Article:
Jackrabbot – Social droid that can move in crowded spaces without mowing people
One thing that robots couldn’t do (so far) was to conveniently walk through crowded human spaces, which comes very naturally to humans. Since, we are better at learning from observing or through experiences. A team from Stanford University is working on enabling robots to move alongside humans without intimidating with them. The team claims to have developed a droid, named Jackrabbot, that can navigate down streets without running into people coming from opposite direction.
The name Jackrabbot is derived from the jackrabbits visible hopping at Stanford’s campus. The droid looks similar to Disney character Wall-E and it moves on a wheeled base. Because robots are not good at smoothly walking through crowd and sharing pedestrian spaces with human, hence, the droids weren’t ready to be useful in social spaces. For instance, such droids, which are able to learn from observation to prevent repeating a mistake and learn to behave like humans do naturally.
Talking to Inverse, Silvio Savarese, one of the team members, explained:
In order to do so, social robots have to understand human conventions and human etiquette. We actually don’t have those rules written down. Our goal in this project is to actually learn those rules automatically from observations, by observing how humans behave in these social spaces. The idea is to transfer those rules into robots.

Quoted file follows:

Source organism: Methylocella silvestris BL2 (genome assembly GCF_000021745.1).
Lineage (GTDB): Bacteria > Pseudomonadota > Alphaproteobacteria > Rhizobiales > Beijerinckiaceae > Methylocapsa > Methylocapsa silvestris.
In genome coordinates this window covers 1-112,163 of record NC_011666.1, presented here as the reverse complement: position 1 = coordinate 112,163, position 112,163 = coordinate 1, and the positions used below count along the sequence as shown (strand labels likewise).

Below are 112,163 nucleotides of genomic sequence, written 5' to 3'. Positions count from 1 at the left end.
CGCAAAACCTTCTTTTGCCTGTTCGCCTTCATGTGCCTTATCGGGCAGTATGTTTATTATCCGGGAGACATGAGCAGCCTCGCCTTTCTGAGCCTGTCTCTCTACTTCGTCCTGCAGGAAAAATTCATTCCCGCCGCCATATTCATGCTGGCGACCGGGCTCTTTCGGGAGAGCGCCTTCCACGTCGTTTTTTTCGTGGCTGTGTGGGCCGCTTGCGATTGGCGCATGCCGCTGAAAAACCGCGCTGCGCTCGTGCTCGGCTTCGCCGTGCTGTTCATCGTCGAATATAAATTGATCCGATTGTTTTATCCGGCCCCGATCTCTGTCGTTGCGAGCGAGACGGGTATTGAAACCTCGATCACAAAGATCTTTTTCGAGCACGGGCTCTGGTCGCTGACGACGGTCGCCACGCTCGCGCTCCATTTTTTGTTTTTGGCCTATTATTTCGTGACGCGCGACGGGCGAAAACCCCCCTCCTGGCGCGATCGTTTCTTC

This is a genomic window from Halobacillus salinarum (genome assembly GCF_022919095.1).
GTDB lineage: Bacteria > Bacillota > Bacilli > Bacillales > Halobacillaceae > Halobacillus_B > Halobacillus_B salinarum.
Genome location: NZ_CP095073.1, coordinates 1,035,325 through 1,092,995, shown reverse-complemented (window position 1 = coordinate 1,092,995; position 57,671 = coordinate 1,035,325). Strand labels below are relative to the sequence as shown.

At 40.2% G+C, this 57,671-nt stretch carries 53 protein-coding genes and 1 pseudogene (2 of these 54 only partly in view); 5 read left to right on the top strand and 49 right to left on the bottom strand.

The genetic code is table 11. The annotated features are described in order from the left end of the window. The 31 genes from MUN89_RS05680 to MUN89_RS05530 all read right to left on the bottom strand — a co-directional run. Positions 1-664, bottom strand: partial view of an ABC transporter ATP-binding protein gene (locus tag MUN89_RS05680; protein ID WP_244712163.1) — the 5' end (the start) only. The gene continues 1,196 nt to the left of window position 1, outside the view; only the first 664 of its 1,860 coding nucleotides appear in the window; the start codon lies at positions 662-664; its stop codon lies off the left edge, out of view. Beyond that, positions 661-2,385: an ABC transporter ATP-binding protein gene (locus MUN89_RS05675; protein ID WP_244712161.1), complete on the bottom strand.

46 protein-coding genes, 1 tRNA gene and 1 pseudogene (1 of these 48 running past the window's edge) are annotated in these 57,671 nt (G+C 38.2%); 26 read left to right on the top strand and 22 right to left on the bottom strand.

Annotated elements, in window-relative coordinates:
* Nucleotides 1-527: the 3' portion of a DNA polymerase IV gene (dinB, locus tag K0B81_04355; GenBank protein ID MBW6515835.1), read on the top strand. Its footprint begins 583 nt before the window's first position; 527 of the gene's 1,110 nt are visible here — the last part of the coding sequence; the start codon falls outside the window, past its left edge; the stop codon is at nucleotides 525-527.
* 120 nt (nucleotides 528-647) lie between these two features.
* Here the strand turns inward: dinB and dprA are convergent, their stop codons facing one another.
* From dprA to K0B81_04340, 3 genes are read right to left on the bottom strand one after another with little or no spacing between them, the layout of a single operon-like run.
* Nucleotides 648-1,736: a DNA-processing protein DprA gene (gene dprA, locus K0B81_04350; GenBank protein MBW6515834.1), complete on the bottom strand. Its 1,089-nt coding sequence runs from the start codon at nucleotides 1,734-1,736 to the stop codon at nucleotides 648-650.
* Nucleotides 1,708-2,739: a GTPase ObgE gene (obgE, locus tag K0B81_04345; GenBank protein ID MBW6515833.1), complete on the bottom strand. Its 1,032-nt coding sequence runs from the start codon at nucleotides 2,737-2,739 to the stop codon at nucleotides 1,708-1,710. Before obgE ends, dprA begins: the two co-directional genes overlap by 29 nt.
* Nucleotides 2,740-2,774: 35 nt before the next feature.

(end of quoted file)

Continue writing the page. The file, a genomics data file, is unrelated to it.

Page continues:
Currently, the testing on this robot is being carried out in Stanford campus. The team will extract data from its movements, crashes, and other situations to make it better. The data will be used to create an algorithm to automatically learn pedestrian rules through observation. It’s not high-speed droid and can move at a speed of 5 miles per hour, which sound decent enough, especially when we are planning to put them in social spaces.
The team assures that the final commercially available version of the Jackrabbot would be more amicable and adorable. For now, it’s an expensive deal to create one of these droids because of the complex programming and machinery. But the researchers suggest a commercial model, whenever available, would cost around $500.
If the team successfully enables droids to walk and behave like humans while in crowded social-spaces, droids would be replacing human-labor in operations like delivery of post, documents, objects, food etc.
Source: Daily Mail